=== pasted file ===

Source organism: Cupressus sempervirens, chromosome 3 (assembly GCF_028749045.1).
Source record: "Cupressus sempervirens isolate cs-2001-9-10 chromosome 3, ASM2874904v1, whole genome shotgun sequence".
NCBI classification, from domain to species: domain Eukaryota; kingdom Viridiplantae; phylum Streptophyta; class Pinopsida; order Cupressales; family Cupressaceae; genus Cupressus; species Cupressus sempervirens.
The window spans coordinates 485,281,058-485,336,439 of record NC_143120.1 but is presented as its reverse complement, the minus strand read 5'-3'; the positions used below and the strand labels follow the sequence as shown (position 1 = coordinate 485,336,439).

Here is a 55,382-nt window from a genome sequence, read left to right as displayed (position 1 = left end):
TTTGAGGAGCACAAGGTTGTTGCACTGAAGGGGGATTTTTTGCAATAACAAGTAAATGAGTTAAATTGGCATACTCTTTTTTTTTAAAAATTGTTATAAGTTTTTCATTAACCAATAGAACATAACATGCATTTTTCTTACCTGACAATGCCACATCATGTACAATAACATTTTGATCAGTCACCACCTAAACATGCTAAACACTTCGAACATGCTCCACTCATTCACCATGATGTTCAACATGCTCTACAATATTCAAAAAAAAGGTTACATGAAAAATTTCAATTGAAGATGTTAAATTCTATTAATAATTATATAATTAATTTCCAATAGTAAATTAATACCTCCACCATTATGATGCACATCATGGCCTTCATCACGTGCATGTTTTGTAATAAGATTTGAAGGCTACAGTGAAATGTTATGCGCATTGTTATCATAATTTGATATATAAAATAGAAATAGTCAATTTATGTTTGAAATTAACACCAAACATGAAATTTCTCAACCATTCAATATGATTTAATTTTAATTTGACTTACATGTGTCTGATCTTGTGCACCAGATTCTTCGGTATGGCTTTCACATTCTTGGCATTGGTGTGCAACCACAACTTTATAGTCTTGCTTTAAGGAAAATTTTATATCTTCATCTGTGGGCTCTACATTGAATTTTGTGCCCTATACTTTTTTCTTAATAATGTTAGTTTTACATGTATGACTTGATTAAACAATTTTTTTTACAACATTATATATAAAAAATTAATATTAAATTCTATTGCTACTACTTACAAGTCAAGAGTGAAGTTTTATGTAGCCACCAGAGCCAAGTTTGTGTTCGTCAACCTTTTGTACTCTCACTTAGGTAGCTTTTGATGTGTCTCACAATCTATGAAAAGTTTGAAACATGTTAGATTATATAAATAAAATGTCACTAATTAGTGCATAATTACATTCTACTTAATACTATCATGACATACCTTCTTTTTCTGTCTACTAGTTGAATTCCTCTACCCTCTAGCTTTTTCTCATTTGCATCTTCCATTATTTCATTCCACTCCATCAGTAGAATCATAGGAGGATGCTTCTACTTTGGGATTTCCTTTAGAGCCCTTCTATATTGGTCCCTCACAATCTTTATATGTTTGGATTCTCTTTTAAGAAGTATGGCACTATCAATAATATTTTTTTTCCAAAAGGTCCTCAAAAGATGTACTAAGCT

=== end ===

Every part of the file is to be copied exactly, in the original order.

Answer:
Source organism: Cupressus sempervirens, chromosome 3 (assembly GCF_028749045.1).
Source record: "Cupressus sempervirens isolate cs-2001-9-10 chromosome 3, ASM2874904v1, whole genome shotgun sequence".
NCBI classification, from domain to species: domain Eukaryota; kingdom Viridiplantae; phylum Streptophyta; class Pinopsida; order Cupressales; family Cupressaceae; genus Cupressus; species Cupressus sempervirens.
The window spans coordinates 485,281,058-485,336,439 of record NC_143120.1 but is presented as its reverse complement, the minus strand read 5'-3'; the positions used below and the strand labels follow the sequence as shown (position 1 = coordinate 485,336,439).

Here is a 55,382-nt window from a genome sequence, read left to right as displayed (position 1 = left end):
TTTGAGGAGCACAAGGTTGTTGCACTGAAGGGGGATTTTTTGCAATAACAAGTAAATGAGTTAAATTGGCATACTCTTTTTTTTTAAAAATTGTTATAAGTTTTTCATTAACCAATAGAACATAACATGCATTTTTCTTACCTGACAATGCCACATCATGTACAATAACATTTTGATCAGTCACCACCTAAACATGCTAAACACTTCGAACATGCTCCACTCATTCACCATGATGTTCAACATGCTCTACAATATTCAAAAAAAAGGTTACATGAAAAATTTCAATTGAAGATGTTAAATTCTATTAATAATTATATAATTAATTTCCAATAGTAAATTAATACCTCCACCATTATGATGCACATCATGGCCTTCATCACGTGCATGTTTTGTAATAAGATTTGAAGGCTACAGTGAAATGTTATGCGCATTGTTATCATAATTTGATATATAAAATAGAAATAGTCAATTTATGTTTGAAATTAACACCAAACATGAAATTTCTCAACCATTCAATATGATTTAATTTTAATTTGACTTACATGTGTCTGATCTTGTGCACCAGATTCTTCGGTATGGCTTTCACATTCTTGGCATTGGTGTGCAACCACAACTTTATAGTCTTGCTTTAAGGAAAATTTTATATCTTCATCTGTGGGCTCTACATTGAATTTTGTGCCCTATACTTTTTTCTTAATAATGTTAGTTTTACATGTATGACTTGATTAAACAATTTTTTTTACAACATTATATATAAAAAATTAATATTAAATTCTATTGCTACTACTTACAAGTCAAGAGTGAAGTTTTATGTAGCCACCAGAGCCAAGTTTGTGTTCGTCAACCTTTTGTACTCTCACTTAGGTAGCTTTTGATGTGTCTCACAATCTATGAAAAGTTTGAAACATGTTAGATTATATAAATAAAATGTCACTAATTAGTGCATAATTACATTCTACTTAATACTATCATGACATACCTTCTTTTTCTGTCTACTAGTTGAATTCCTCTACCCTCTAGCTTTTTCTCATTTGCATCTTCCATTATTTCATTCCACTCCATCAGTAGAATCATAGGAGGATGCTTCTACTTTGGGATTTCCTTTAGAGCCCTTCTATATTGGTCCCTCACAATCTTTATATGTTTGGATTCTCTTTTAAGAAGTATGGCACTATCAATAATATTTTTTTTCCAAAAGGTCCTCAAAAGATGTACTAAGCT